The Turkish Foreign Ministry has threatened South Kurdistan officials over the presentation of a map of Kurdistan on one of the featured stamps commemorating the Pope’s visit to Erbil on 7 March. The Pope’s four-day historic visit took place from 5-8 March and covered five cities, including Baghdad, Erbil, Mosul, Najaf and Nasiriyah.
The Ministry of Transport and Communication of the Kurdistan Regional Government (KRG) exhibited six stamps at Erbil Airport. On one of those stamps was a picture of the Pope and a map of Kurdistan behind him. The Turkish state was enraged by this act and has exhibited its intolerance to the existence of ‘Kurdistan’ – this time by protesting over the map displaying ‘Kurdistan’.
On 10 March, the Turkish Foreign Ministry issued a statement addressing the region’s authorities, stating: “During the visit of Pope Francis, several commemorative stamps were printed by the Kurdish administration in Northern Iraq, one of which presented a map that includes several cities in Turkey, so the Regional Government of Northern Iraq must take immediate steps to correct this grave mistake as soon as possible. Some of the regional government officials, who do not know their borders, have tried to use Pope Francis’ visit to reveal their wildest fantasies which affect the unity and territorial integrity of neighbouring countries”.
Another section of the statement reminded the Kurdistan Region officials of the referendum that took place in 2017. The Turkish Ministry statement continued: “The administration of the Kurdish region of Northern Iraq remembers very well how their attempts to achieve these endeavours failed”. At the end of the statement, a request for clarification and retraction from the officials of the Region was made: “We are waiting for the immediate correction of this dangerous mistake”.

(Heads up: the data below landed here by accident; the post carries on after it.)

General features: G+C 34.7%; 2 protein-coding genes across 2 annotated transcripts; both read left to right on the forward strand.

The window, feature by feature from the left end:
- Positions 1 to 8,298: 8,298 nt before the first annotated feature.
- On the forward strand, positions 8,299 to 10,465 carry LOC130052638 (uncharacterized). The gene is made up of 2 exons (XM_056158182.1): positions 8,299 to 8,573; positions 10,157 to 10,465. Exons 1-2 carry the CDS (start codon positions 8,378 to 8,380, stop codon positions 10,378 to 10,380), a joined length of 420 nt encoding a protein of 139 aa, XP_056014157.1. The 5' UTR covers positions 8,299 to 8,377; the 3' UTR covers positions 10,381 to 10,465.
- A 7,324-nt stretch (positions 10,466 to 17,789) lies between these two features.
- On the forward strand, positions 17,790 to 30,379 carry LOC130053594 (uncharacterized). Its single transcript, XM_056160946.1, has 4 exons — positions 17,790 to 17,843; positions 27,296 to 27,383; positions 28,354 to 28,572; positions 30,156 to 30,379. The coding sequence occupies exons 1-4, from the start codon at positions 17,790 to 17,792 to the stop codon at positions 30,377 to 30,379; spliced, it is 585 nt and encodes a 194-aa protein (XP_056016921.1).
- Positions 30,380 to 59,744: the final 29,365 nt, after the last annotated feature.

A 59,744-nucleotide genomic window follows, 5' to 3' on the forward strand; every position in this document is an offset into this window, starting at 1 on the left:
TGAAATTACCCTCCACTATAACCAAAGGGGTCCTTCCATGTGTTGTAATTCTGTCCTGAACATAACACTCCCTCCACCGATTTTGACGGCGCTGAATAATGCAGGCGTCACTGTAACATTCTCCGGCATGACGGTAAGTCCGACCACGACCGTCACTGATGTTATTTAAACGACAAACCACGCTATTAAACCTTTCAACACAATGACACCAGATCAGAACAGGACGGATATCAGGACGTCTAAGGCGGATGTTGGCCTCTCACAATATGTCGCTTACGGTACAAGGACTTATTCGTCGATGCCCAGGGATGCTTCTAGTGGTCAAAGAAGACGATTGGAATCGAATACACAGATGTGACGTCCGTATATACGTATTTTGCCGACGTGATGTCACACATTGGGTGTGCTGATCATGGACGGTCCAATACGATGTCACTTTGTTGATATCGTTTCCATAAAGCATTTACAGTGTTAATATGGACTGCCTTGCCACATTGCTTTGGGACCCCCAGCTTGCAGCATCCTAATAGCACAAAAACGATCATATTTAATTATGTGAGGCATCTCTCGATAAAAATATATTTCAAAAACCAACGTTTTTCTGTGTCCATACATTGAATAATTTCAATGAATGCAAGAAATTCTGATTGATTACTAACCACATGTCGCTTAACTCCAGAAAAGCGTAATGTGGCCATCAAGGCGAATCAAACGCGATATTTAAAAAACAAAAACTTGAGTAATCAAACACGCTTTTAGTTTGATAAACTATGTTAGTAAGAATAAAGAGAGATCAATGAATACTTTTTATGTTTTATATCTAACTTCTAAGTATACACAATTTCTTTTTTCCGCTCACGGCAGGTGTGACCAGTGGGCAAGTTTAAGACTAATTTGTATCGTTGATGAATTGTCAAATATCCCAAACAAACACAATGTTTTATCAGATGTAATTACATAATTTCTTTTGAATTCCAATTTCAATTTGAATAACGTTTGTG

Pope’s historic visit to Iraq
Pope Francis, leader of the Catholic Church, embarked on a four-day trip to Iraq, where he met with officials, religious leaders and ordinary Iraqis of all faiths on 5 March at the invitation of the Iraqi government and the local Catholic Church. The Pope also visited the ancient city of Ur, Erbil (Hewler) and Mosul and paid a visit to Ayatollah al-Sistani, the spiritual leader of Iraq’s Shia community. This meeting has been considered as a milestone in the history of interfaith dialogue.
The visit to Mosul was considered particularly significant, as the city was known as an Islamic State of Iraq and Syria (ISIS, also known as the Islamic State, or Daesh) stronghold. In Mosul, he noted: “How cruel it is that this country, the cradle of civilization, should have been afflicted by so barbarous a blow, with ancient places of worship destroyed and many thousands of people – Muslims, Christians, Yazidis and others – forcibly displaced or killed. Today, however, we reaffirm our conviction that fraternity is more durable than fratricide, that hope is more powerful than hatred, that peace more powerful than war”. Pope Francis added that hope could never be “silenced by the blood spilled by those who pervert the name of God to pursue paths of destruction”.
Pope Francis also met the father of Alan Kurdi, the young boy who drowned alongside his mother and brother when a boat transporting them as refugees to Europe capsized off the coast of Turkey. The Vatican, in a statement, noted that “the pope spent a long time with him and with the help of an interpreter, was able to listen to the pain of a father for the loss of his family”.
The historic visit was the Pope’s first overseas trip since November 2019 and his first trip to the Middle East since February 2019, when he visited the the United Arab Emirates. Iraq’s Christian communities have been devastated by sectarian warfare since the US-led invasion (which reportedly has seen the Christian population drop by 80% in size due to deaths, forced relocation and uncertainty about their protection, especially also after 2014, when the ISIS attacks began to sweep through the country). In Mosul, where the Pope visited Church Square to pray for the victims of the war with ISIS, he stated that the exodus of Christians from Iraq and the broader Middle East had led to “incalculable harm not just to the individuals and communities concerned but also to the society they leave behind”.